Originally published on Fri March 16, 2012 2:16 pm
A highly popular episode of This American Life in which monologuist Mike Daisey tells of the abuses at factories that make Apple products in China contained "significant fabrications," the show said today.
Originally published on Mon March 19, 2012 10:42 am
Illinois is in the worst fiscal shape of any state in the country.
Its pension system is $85 billion short of what it will need to pay promised retirement benefits, while it's already $8 billion behind on its everyday bills — money for schools, hospitals and private vendors for work already done and approved.
All of that could be good news next week — at least politically — says Illinois state Treasurer Dan Rutherford.
Originally published on Fri March 16, 2012 12:14 pm
The "family friend" who told The Oregonian that its editorial page editor was in his car on Saturday when he died of a heart attack turns out to have been another editor at the newspaper. She says she was trying to protect Caldwell's family from the public embarrassment that would come with the truth: that he had been in the apartment of a young woman with whom he was allegedly having sex.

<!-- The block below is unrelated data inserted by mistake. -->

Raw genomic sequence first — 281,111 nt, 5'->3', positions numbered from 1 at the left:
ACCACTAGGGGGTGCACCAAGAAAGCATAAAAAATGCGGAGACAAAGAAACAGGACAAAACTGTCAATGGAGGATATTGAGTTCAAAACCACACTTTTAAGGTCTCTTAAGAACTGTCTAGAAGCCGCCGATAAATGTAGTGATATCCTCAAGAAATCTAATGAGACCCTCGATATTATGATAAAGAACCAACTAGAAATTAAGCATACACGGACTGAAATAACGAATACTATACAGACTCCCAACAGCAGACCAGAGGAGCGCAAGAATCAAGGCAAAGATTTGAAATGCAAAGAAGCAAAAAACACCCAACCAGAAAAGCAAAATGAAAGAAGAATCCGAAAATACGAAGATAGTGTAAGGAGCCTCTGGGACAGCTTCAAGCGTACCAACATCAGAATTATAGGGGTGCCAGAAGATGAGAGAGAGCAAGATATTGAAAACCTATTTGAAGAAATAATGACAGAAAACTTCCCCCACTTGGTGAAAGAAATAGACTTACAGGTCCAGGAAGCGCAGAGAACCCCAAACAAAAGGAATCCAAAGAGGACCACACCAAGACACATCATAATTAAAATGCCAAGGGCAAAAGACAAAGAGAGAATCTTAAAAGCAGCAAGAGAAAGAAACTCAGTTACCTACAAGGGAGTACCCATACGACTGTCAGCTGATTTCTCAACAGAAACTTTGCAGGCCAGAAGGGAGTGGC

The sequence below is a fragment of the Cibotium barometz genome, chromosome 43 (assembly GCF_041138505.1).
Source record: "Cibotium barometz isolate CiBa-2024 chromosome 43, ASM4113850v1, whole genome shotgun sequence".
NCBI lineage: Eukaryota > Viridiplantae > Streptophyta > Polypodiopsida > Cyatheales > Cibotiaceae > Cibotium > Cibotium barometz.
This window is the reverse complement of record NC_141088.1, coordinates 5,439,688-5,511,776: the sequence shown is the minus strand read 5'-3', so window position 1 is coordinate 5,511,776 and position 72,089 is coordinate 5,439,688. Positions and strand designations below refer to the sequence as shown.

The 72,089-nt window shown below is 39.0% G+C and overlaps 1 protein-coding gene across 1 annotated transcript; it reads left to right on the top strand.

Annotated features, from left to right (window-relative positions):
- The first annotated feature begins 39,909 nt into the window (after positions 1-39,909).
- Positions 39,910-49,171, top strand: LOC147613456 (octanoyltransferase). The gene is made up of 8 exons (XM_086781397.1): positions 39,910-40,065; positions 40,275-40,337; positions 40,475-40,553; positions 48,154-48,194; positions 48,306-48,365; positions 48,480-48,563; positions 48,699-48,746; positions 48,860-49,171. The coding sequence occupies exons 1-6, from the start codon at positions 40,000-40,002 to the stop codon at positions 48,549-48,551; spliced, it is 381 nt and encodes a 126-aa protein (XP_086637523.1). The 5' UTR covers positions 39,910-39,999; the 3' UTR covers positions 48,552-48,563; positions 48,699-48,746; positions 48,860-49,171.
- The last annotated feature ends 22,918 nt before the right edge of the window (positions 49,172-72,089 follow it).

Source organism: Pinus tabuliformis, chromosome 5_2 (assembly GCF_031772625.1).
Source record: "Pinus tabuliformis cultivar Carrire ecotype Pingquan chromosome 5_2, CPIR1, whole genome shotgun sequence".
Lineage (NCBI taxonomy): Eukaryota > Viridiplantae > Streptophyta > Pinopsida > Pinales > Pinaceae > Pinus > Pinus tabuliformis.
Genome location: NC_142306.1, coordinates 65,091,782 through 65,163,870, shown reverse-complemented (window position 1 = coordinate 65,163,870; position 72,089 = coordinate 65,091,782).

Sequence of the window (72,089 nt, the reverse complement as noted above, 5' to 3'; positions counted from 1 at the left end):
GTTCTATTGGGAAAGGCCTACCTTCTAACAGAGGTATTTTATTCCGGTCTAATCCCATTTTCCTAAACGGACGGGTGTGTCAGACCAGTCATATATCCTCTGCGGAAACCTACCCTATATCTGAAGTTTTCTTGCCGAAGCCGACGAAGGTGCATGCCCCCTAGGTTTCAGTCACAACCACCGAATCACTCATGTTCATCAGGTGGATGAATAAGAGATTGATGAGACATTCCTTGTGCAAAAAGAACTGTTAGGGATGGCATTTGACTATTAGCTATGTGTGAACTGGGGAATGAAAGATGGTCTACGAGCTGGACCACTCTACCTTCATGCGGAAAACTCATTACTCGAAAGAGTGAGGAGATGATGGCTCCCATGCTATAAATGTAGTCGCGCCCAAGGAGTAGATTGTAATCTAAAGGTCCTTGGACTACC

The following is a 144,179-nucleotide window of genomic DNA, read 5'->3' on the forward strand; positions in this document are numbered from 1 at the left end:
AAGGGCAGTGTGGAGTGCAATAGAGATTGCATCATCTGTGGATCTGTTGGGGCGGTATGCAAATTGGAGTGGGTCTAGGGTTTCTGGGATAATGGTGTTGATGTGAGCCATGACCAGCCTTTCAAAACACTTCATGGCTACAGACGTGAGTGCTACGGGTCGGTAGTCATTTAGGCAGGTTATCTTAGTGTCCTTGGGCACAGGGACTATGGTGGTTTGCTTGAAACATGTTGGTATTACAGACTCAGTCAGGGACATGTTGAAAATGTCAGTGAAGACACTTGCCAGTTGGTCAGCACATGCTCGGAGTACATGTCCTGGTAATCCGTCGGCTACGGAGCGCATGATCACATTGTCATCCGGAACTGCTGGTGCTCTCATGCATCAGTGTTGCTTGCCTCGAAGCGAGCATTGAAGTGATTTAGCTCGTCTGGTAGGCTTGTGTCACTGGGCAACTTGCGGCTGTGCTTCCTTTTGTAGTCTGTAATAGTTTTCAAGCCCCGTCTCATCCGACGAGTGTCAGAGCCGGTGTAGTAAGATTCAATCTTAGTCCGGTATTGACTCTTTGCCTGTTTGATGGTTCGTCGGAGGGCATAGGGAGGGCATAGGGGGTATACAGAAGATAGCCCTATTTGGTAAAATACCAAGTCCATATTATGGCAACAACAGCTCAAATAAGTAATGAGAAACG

Astrophysicist Adam Riess shared the Nobel Prize in Physics in 2011 for his work on distant supernovae, which demonstrated that the universe was not only expanding--but that its expansion was accelerating. Now he's hunting for clues that might explain why, and one of the prime suspects is a mysterious force known as dark energy.
Estimated altitude for this flight was about 115,000 feet, says Raul Oaida, 18-years-old. Raul launched the shuttle, along with a video camera and a GPS tracker, by way of a large helium balloon. Flight time was about three hours--the shuttle landing about 150 miles south of where it took off.
The world's tallest peak. It's so iconic. It's so classic. You'd think we'd have learned everything there is to know about it by now, but you'd be wrong. Scientists still can't even agree on the exact height of the mountain. And what's more, they're not even sure what kind of rocks the mountaintop is made of.
Business and political leaders have repeatedly warned that America's scientists and engineers are in short supply. However, some economists say the numbers indicate the opposite — a glut of high-tech workers. A panel of experts debate whether America's schools produce the scientific workforce needed to compete globally.